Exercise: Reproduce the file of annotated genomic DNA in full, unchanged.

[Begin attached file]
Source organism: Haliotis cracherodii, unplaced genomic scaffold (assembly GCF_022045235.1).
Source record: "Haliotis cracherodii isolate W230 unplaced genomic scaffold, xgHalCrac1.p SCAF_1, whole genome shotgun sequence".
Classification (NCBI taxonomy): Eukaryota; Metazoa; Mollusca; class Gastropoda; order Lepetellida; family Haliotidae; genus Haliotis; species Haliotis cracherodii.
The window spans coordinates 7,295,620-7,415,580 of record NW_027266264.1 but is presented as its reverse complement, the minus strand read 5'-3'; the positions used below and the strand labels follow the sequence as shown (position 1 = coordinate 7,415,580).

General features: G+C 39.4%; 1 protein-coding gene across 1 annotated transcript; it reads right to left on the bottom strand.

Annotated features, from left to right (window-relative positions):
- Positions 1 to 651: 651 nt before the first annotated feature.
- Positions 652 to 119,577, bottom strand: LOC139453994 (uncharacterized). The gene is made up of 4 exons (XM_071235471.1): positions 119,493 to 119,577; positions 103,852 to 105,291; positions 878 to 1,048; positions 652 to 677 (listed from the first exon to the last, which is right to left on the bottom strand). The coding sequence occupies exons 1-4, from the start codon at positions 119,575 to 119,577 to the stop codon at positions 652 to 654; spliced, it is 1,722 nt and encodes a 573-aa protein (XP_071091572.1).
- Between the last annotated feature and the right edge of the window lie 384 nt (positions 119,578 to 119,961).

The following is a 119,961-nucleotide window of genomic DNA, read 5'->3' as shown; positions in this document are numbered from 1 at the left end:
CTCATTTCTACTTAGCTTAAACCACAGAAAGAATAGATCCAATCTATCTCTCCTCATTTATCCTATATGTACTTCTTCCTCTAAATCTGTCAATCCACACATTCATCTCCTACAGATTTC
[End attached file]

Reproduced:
Source organism: Haliotis cracherodii, unplaced genomic scaffold (assembly GCF_022045235.1).
Source record: "Haliotis cracherodii isolate W230 unplaced genomic scaffold, xgHalCrac1.p SCAF_1, whole genome shotgun sequence".
Classification (NCBI taxonomy): Eukaryota; Metazoa; Mollusca; class Gastropoda; order Lepetellida; family Haliotidae; genus Haliotis; species Haliotis cracherodii.
The window spans coordinates 7,295,620-7,415,580 of record NW_027266264.1 but is presented as its reverse complement, the minus strand read 5'-3'; the positions used below and the strand labels follow the sequence as shown (position 1 = coordinate 7,415,580).

General features: G+C 39.4%; 1 protein-coding gene across 1 annotated transcript; it reads right to left on the bottom strand.

Annotated features, from left to right (window-relative positions):
- Positions 1 to 651: 651 nt before the first annotated feature.
- Positions 652 to 119,577, bottom strand: LOC139453994 (uncharacterized). The gene is made up of 4 exons (XM_071235471.1): positions 119,493 to 119,577; positions 103,852 to 105,291; positions 878 to 1,048; positions 652 to 677 (listed from the first exon to the last, which is right to left on the bottom strand). The coding sequence occupies exons 1-4, from the start codon at positions 119,575 to 119,577 to the stop codon at positions 652 to 654; spliced, it is 1,722 nt and encodes a 573-aa protein (XP_071091572.1).
- Between the last annotated feature and the right edge of the window lie 384 nt (positions 119,578 to 119,961).

The following is a 119,961-nucleotide window of genomic DNA, read 5'->3' as shown; positions in this document are numbered from 1 at the left end:
CTCATTTCTACTTAGCTTAAACCACAGAAAGAATAGATCCAATCTATCTCTCCTCATTTATCCTATATGTACTTCTTCCTCTAAATCTGTCAATCCACACATTCATCTCCTACAGATTTC